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The Healthy Skeptic

All-natural bedbug sprays have little bite

Products such as Rest Easy and Bed Bug Bully claim to be highly effective at controlling the insects, but researchers say there aren't yet any consumer products proven to keep bedbugs away.

By Chris Woolston, Special to the Los Angeles Times

October 25, 2010

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Bedbugs combine all of the bloodsucking annoyance of mosquitoes with the survival instinct of cockroaches. No bigger than apple seeds, the adult bugs hide in ingenious places — inside electrical outlets, behind baseboards, deep in carpet fibers — during the day and attack their victims during the night. You may never know that you have a bedbug problem until bites start showing up on your skin. Bedbugs don't spread any illnesses, but still. Ick.

The bugs are tough, they're devious and they're gaining new ground in homes and hotel rooms across the country, says Susan Jones, an entomologist at Ohio State University in Columbus. "They are the worst insects that we've ever had to deal with in an urban environment."

As worry about bedbugs grows, it's no surprise that many people are taking pest control into their own hands. Do-it-yourself exterminators can choose from many different sprays that claim to kill the bugs and prevent infestations.

Some products, like Rest Easy Bed Bug Spray, are sold as all-natural alternatives to traditional pesticides. Rest Easy, manufactured by the RMB Group, contains essential oils from cinnamon and lemon grass, among other ingredients. Bed Bug Bully, produced by a company called My Cleaning Products, claims to be 100% natural. The company website doesn't list any ingredients, but a sales manager reached by phone said that the spray ingredients include tea tree oil and lavender. The company didn't respond to a request for more information.

A 16-ounce spray bottle of Rest Easy — sold at many Walgreens, Ace Hardware and other stores — costs about $16. The company website instructs users to spray Rest Easy on "dressers drawers, closets, along baseboards, behind headboards, and around any other furniture you want treated." The site advises against spraying the bed directly. "If bed bugs are present in the bed," the site says, "call a professional for extermination."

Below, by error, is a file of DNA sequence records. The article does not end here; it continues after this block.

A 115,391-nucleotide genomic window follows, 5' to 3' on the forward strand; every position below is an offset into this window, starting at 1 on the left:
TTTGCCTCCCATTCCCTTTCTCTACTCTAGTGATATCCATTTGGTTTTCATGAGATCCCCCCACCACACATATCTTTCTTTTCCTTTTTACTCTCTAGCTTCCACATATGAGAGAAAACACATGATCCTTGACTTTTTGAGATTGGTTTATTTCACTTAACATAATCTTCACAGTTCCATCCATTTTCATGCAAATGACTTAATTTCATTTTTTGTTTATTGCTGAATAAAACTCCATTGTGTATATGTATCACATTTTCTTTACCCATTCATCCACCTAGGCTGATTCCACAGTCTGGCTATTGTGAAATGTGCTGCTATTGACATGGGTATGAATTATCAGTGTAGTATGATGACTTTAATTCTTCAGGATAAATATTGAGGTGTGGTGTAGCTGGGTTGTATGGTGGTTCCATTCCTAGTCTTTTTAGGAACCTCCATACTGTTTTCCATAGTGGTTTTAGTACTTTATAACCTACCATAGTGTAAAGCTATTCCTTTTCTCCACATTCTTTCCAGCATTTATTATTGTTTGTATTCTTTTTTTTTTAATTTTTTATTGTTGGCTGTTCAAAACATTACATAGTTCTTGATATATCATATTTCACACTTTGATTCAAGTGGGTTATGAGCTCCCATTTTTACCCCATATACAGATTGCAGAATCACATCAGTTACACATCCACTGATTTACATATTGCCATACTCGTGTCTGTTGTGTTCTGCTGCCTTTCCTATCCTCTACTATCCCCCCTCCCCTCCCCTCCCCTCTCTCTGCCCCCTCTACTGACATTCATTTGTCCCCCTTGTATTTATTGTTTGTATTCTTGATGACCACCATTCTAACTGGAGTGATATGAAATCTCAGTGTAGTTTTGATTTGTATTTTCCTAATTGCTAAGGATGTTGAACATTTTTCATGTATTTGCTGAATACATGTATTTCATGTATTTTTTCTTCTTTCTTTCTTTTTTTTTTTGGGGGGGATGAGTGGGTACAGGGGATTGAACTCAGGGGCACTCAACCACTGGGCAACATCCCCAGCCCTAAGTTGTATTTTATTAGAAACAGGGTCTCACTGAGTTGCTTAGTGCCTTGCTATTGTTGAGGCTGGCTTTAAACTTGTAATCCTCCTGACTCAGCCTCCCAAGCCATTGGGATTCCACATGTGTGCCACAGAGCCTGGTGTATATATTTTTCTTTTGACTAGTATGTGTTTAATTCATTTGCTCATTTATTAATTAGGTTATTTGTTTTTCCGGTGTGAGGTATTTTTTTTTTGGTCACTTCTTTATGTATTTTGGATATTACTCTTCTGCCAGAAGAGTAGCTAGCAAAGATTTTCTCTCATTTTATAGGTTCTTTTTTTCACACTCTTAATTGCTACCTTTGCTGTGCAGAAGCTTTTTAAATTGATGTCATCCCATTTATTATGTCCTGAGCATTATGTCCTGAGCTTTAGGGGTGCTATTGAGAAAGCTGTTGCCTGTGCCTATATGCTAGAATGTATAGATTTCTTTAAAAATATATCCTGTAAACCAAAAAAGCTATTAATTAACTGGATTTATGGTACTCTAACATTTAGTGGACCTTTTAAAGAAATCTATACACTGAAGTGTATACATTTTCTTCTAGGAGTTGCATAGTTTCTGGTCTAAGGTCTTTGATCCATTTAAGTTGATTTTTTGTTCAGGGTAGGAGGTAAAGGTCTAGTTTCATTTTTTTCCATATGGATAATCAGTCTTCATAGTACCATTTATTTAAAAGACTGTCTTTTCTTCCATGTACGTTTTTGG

A 32-ounce bottle of Bed Bug Bully, available at many drugstores, retails for about $50. A video tutorial on the company website encourages users to spray "wherever you think bedbugs may be."

If you want a little more punch in your spray, you might consider buying a product that contains an EPA-registered pesticide. Steri-Fab, a spray from Noble Pine Products, contains alcohol with a small amount of d-phenothrin, a common pesticide often found in flea and tick products. It's sold online — Amazon is one option — and at many professional cleaning supply outlets. On Amazon.com, a 1-gallon bottle sells for a little more than $40. According to the company site, a gallon is enough to cover eight to 10 pieces of upholstered furniture or six to seven mattress sets.

The claims

The Rest Easy website says that its "optimized blend of natural ingredients has been universally recognized for thousands of years as a means for controlling insects." In a phone interview, company President Howard Brenner said, "We are all-natural and highly effective." He also said that people who have a serious and obvious infestation should call an exterminator. "Our product is for people who think they might have bedbugs or are paranoid that they might get them."

The Bed Bug Bully site says the product is "by far the best bed bug treatment you can get on the market today." It also promises "the same results delivered by pest service without evacuation."

The Steri-Fab website says that, "unlike any other product available in the U.S. and the world," Steri-Fab kills bedbugs, fleas, ticks and lice along with bacteria and viruses. The site also says it "dries in 15-20 minutes and leaves no residue." The FAQ section explains that the product kills bugs on contact but becomes essentially inactive once it dries. In a phone interview, company Vice President Eric Bryan said his product "isn't a panacea" but does have a proven ability to kill bugs. "Those all-natural botanical products" are baloney, he added.

The bottom line

Gail Getty, a research entomologist at UC Berkeley, says she'd love to see a day when people could quickly solve their bedbug problems on their own. "I want to encourage new research. It would be great if there was something that was safe and effective."

Unfortunately, she says, no consumer products on the market today have been proved to completely remove bedbugs from the home. Because bedbugs are so adept at hiding, and because any bugs you can target with a spray are going to just be the tip of the infestation, it really takes a professional exterminator to get rid of the bugs, she says.

Jones, the Ohio State University entomologist, is especially leery of "all-natural" products. "If you think that using these sprays is going to get rid of your bedbugs, you are sorely mistaken." Jones points out that pesticide-free products such as Bed Bug Bully or Rest Easy aren't required by the Environmental Protection Agency to prove that they are actually effective against bugs — all that matters is that they are considered safe.

And while d-phenothrin, the pesticide in Steri-Fab, definitely has some killing power, Jones says many populations of bedbugs are developing a resistance to that chemical.

Jones adds that even professional exterminators armed with industrial-strength chemicals generally need several hours to clean out an infestation. "If somebody goes in and out in 15 minutes, you just wasted your money."

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